5. The data signal modulation method according to claim 4, wherein each respective threshold is dynamically determined within the communication system depending on noise, interference, or both noise and interference in a channel.
6. The data signal modulation method according to claim 4, wherein each respective threshold applied in judging whether to switch from the direct modulation scheme to the differential modulation scheme is different from each respective threshold applied in judging whether to switch from the differential modulation scheme to the direct modulation scheme.
7. The data signal modulation method according to claim 1, wherein the switching of the modulation scheme includes a hysteresis-like behavior.
8. An apparatus for modulating a data signal for transmission over a channel of a communication system, the apparatus comprising:
a first modulator for applying a direct modulation scheme to the data signal;
a second modulator for applying a differential modulation scheme to the data signal;
a switching unit that switches the modulator to be used between the first modulator and the second modulator; and
a control unit that operates said switching unit based on a phase deviation value, an amplitude deviation value, or both a phase deviation value and an amplitude deviation value of a received modulation symbol.
9. The data signal modulation apparatus according to claim 8, wherein said control unit comprises a comparator that compares the phase deviation value, the amplitude deviation value, or each of the phase deviation value and the amplitude deviation value with a corresponding threshold.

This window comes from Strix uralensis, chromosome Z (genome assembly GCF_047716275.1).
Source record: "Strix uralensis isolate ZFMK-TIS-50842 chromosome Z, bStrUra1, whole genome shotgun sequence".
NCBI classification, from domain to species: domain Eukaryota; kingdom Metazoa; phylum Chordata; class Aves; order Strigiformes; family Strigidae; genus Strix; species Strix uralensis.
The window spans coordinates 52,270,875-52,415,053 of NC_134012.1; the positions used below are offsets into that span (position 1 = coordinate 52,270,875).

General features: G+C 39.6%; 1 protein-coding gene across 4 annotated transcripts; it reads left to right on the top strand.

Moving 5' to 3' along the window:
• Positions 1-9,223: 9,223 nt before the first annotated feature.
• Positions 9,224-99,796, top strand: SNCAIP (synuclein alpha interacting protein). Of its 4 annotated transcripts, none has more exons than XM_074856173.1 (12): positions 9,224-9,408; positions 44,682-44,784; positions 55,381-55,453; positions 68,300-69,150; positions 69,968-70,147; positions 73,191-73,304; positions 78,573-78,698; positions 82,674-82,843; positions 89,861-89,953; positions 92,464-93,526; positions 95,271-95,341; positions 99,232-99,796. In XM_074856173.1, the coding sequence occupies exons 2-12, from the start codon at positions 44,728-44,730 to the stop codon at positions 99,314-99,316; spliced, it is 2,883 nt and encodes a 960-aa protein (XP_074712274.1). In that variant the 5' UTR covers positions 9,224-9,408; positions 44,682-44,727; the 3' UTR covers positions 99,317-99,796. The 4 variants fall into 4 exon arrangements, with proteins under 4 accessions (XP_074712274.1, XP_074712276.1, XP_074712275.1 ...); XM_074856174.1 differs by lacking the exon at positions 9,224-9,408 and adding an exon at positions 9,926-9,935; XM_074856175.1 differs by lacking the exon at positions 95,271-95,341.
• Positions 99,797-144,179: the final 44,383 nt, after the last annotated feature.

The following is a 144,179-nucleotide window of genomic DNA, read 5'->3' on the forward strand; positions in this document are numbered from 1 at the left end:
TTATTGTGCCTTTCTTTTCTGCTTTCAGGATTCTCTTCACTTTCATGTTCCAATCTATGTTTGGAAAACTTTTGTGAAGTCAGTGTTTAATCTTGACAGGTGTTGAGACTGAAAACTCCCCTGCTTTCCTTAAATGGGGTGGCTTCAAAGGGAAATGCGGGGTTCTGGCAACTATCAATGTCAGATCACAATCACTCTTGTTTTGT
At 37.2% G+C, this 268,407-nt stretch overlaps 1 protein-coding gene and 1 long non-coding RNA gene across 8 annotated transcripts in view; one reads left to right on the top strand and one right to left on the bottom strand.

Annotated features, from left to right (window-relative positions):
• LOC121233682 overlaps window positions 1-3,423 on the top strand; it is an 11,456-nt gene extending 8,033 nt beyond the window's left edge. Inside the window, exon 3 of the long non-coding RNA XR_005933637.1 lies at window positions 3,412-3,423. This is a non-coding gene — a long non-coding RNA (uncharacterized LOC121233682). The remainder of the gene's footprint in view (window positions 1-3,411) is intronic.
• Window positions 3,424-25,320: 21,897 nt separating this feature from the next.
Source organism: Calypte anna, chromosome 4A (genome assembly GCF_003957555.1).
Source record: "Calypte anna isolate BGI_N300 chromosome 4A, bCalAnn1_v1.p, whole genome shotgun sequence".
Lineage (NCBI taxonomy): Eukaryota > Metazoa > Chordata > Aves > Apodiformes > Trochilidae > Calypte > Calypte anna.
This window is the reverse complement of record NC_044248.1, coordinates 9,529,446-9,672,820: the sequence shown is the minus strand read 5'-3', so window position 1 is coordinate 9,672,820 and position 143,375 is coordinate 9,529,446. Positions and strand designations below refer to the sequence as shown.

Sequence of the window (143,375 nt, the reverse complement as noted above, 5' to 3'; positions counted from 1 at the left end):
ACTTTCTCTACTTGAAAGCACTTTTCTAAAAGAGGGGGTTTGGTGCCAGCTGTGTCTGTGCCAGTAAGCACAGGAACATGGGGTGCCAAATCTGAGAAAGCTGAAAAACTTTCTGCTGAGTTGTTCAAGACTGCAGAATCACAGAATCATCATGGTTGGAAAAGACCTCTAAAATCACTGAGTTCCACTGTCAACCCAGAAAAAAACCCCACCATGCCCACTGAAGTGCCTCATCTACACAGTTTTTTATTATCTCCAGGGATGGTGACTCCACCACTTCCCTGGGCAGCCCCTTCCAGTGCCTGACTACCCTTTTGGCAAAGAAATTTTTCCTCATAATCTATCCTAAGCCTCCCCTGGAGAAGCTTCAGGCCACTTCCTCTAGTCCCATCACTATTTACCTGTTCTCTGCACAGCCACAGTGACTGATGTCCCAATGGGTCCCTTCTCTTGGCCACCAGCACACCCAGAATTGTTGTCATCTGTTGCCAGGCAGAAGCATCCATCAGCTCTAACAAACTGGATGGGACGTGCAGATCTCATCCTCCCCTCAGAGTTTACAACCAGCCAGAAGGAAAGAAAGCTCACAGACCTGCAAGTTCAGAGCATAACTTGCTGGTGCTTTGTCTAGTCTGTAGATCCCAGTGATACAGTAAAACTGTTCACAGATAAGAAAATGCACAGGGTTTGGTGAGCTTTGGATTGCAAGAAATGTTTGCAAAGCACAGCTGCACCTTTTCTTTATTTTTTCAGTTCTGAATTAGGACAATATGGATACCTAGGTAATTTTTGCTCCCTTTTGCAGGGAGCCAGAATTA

10. The data signal modulation apparatus according to claim 9, wherein said control unit comprises a means for storing a lower and an upper threshold for operating said switching unit with a hysteresis-like behavior.

The present invention relates to a method of modulating a data signal for transmission over a channel of a communication system with modulation switching between direct and differential modulation or vice versa. Further, the invention relates to a corresponding apparatus for modulation.

In communication systems, a common method for transmitting high data rates is to use modulation techniques. A couple of techniques have evolved, which are suitable according to the specific characteristics of the communication system. Standardization organizations, such as ITU, have issued a number of recommendations for modulations to reach high data transmission rates.

Commonly, modulation schemes are classified as either direct or differential modulation schemes. Direct modulation, also known as memoryless modulation, implies that the data symbol to be transmitted is derived only from the actual input to a modulator without taking previously transmitted symbols into account. In order to demodulate the symbols, some independent references are needed, e.g. pilot symbols or training sequences. Examples of direct modulation schemes are BPSK, QPSK, PAM, ASK, PSK, QAM, or combinations thereof, such as known, e.g. from Proakis, John G. “Digital Communications”, 4th edition, 2001, McGraw-Hill, ISBN 0-07-118183-0 or Xiong, Fuqin, “Digital Modulation Techniques”, 2000, Artec House Inc., ISBN 0-89 006-970-0.